I have multiple sclerosis and arthritis and a lot of back, leg, and foot pain. I’m working full time. My job requires a lot of standing and I am in pain all day. I want to apply for disability but I’ve heard it takes a long time. My employer is trying to be understanding and has let me take breaks, but even so I don’t know if I can keep working until I’m approved. But I need the income until I’m able to get benefits. Am I supposed to be working when I apply for benefits? If not, how long do I have to be off work?
Generally, you have to quit your job before applying for benefits. If you continue to work full time, Social Security won’t even consider your claim because they’ll assume you’re not disabled. Even though you are working through pain, if you’re able to continue your job, you won’t be approved for disability benefits.
However, you could possibly reduce your hours to a point where it’s easier for you to handle working and still get approved for disability. But you can’t make more than $1,180 per month (the limit in 2018), which is not enough for most people to get by on.
Social Security does sometimes look beyond this dollar amount to see the specific details. For instance, if your employer is giving you special accommodations so that you can work, Social Security may subtract the value of these accommodations when it counts your income, meaning that you might be able to make somewhat more than $1,180 per month. On the other hand, if you make minimum wage and are working 25 or 30 hours per week, Social Security may use that as evidence that you can work, even if you make under $1,180 per week. (For the details, see our article on quitting work when you apply for disability.)
Oh, and you don’t have to have not worked for any length of time. You can apply for disability on the same day you quit your job due to your medical condition. Social Security, however, will ultimately be the one to decide on what date you became disabled and unable to work.
I quit working in April 2017 and applied for Social Security disability for bipolar disorder. I was approved in October 2017, on my first attempt. But before I found out I was approved, I went back to my old job in August and made approximately $850 that month, and in September I grossed $1,500. Then in October I cut way back on my hours. When I went to sign papers at the Social Security office for my mom to be the payee, I told them I had recently went back to work and they told me I have to take them my paycheck stubs. Is that one month where I worked over the SGA amount going to affect my claim or do you have to work over the SGA for a period of time?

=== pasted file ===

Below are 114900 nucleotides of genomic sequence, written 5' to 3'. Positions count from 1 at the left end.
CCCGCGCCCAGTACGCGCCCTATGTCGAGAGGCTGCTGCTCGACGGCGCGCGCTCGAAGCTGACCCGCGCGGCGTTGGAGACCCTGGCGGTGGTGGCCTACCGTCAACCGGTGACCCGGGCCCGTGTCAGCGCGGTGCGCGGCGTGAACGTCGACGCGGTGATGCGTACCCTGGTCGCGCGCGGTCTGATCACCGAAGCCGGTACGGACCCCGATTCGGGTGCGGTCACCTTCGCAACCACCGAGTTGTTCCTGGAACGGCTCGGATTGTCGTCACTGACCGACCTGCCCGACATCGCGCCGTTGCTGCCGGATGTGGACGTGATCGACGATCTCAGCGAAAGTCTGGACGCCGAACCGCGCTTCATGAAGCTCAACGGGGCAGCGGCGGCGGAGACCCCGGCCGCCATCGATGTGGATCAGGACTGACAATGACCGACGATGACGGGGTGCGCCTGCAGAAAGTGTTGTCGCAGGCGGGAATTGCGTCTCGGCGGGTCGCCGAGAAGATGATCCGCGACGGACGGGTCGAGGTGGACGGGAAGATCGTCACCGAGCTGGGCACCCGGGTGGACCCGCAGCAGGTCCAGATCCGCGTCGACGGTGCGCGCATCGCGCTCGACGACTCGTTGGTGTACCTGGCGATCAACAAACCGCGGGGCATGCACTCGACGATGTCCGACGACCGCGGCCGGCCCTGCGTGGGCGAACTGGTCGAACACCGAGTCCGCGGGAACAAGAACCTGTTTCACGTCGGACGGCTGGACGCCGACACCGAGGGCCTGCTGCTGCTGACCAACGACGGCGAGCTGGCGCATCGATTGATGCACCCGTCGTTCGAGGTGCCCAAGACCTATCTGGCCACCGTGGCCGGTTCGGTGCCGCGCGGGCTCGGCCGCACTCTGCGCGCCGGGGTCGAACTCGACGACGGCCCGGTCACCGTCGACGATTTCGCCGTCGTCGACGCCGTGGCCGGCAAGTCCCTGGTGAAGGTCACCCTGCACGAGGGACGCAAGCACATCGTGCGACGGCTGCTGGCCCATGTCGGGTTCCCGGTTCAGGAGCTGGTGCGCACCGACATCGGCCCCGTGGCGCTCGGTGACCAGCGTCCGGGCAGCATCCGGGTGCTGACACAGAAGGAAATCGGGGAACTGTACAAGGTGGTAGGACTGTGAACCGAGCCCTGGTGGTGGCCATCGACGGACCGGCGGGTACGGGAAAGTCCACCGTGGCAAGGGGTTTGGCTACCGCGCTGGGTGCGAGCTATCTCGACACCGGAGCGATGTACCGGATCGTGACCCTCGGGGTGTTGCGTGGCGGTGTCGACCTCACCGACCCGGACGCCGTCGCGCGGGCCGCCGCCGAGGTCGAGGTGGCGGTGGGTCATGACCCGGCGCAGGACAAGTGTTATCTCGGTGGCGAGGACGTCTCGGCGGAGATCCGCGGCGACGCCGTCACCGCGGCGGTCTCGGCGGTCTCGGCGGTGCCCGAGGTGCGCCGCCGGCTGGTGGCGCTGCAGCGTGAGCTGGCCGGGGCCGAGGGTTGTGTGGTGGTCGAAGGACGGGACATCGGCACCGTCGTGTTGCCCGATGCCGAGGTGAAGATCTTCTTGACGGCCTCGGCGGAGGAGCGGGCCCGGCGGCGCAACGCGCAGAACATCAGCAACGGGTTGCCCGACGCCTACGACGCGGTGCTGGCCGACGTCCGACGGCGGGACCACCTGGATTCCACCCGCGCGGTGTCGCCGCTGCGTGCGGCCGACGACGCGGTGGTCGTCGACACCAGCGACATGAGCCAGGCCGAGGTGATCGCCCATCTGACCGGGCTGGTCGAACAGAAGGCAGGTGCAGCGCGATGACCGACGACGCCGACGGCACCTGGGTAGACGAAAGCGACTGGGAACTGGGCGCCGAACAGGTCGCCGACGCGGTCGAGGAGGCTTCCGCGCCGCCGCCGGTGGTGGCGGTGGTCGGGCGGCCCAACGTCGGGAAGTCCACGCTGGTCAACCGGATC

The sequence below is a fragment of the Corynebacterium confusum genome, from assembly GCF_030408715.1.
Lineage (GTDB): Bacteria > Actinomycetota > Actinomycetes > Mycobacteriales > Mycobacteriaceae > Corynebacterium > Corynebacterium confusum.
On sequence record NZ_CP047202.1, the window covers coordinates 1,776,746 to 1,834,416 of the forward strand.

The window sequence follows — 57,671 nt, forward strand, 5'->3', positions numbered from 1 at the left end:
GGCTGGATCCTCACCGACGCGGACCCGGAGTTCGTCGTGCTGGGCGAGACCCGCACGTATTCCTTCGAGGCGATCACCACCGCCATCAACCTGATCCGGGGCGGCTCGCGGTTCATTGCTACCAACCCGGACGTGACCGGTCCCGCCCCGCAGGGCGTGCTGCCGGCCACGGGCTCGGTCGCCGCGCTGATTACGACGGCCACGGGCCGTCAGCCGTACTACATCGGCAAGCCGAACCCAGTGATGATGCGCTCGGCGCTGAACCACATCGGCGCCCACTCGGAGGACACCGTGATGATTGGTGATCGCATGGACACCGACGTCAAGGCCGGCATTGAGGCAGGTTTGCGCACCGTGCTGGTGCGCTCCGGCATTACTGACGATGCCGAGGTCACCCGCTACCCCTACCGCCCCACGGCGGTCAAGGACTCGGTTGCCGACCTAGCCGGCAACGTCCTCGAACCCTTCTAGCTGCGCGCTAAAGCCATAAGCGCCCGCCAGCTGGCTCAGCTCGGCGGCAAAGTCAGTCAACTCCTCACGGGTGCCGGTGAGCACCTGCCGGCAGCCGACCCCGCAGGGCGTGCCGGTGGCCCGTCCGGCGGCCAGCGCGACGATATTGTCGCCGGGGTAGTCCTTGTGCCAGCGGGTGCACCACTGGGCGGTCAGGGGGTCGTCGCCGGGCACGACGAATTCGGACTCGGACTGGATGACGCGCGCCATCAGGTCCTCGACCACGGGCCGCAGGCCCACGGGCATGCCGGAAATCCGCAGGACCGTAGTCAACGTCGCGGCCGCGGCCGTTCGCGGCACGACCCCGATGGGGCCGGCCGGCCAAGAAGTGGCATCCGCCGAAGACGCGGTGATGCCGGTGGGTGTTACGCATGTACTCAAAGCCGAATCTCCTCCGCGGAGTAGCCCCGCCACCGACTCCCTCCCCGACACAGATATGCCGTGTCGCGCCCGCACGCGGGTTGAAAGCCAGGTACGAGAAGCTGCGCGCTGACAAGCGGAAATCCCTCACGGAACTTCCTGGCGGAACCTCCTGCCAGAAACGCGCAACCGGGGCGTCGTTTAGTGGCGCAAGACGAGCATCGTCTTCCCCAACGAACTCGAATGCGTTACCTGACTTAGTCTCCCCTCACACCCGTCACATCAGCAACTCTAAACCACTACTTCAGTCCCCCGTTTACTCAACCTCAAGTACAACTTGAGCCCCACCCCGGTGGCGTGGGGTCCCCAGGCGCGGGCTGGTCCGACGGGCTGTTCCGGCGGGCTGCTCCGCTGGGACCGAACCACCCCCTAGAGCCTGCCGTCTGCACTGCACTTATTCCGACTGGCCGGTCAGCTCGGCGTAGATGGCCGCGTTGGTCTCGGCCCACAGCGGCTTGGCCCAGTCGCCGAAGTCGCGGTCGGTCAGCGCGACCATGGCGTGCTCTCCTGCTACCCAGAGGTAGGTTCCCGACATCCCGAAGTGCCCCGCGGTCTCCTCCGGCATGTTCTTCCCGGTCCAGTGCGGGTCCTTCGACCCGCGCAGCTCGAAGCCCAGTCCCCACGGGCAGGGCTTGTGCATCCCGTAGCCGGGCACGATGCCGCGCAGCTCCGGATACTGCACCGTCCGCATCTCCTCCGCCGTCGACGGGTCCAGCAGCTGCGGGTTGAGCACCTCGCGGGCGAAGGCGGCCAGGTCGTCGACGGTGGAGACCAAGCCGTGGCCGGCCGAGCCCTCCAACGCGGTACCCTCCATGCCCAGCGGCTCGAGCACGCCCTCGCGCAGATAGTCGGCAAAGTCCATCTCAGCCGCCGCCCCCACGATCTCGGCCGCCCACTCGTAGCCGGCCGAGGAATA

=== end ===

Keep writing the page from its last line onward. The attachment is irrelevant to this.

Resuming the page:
You’re right that your work in September was over the amount that counts as “substantial gainful activity” (SGA). For non-blind people, anything above $1,180 (in 2018) is over the SGA amount. Any work you do after you apply for Social Security disability and after you start receiving Social Security disability must generally be under the SGA amount.
But, if you went back to work and had to quit or reduce your hours because of your disability, your work can qualify as an “unsuccessful work attempt.” If it does, it won’t prevent you from getting disability benefits for the months you worked.
So if you reduced your work below the SGA level because of limitations caused by your bipolar disorder, your work in September could be treated as an unsuccessful work attempt (UWA). To qualify as a UWA, your disorder must have caused you to reduce your hours because either you couldn't do the work, your doctor's restrictions wouldn't allow you to do the work, your employer took away special accommodations that allowed you to do the work (like permission to work irregular hours or to work at a lower level of productivity), or circumstances that allowed you to work changed (like help getting ready for work).
You may find our article on unsuccessful work attempts helpful in determining if your work met the qualifications for being an unsuccessful work attempt. If you are denied disability benefits after you submit your payroll documentation because you worked while waiting for a decision, consider speaking to a disability lawyer.